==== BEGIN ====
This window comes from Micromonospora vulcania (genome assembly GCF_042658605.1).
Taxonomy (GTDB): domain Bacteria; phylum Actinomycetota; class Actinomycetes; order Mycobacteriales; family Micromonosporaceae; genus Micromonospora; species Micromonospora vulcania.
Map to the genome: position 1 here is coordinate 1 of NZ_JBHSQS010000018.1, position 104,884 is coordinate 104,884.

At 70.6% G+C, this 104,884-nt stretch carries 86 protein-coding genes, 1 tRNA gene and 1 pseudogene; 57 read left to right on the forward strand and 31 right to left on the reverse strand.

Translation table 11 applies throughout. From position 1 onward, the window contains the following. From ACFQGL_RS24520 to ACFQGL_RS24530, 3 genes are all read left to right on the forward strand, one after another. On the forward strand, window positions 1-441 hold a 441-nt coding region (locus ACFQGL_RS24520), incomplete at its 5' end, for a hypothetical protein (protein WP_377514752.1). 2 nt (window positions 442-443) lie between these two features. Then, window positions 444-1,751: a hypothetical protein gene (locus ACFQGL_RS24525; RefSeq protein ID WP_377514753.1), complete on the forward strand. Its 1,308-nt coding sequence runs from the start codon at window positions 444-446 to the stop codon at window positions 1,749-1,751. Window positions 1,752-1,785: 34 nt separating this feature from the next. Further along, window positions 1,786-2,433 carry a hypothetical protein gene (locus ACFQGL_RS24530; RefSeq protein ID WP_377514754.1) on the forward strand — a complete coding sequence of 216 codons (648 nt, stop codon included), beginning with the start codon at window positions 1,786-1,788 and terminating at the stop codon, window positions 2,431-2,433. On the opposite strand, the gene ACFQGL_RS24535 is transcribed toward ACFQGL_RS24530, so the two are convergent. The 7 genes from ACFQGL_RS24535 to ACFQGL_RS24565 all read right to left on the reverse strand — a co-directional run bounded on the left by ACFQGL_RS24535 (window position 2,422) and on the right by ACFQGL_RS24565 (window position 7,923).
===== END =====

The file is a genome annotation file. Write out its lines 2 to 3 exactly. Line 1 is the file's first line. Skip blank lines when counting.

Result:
Taxonomy (GTDB): domain Bacteria; phylum Actinomycetota; class Actinomycetes; order Mycobacteriales; family Micromonosporaceae; genus Micromonospora; species Micromonospora vulcania.
Map to the genome: position 1 here is coordinate 1 of NZ_JBHSQS010000018.1, position 104,884 is coordinate 104,884.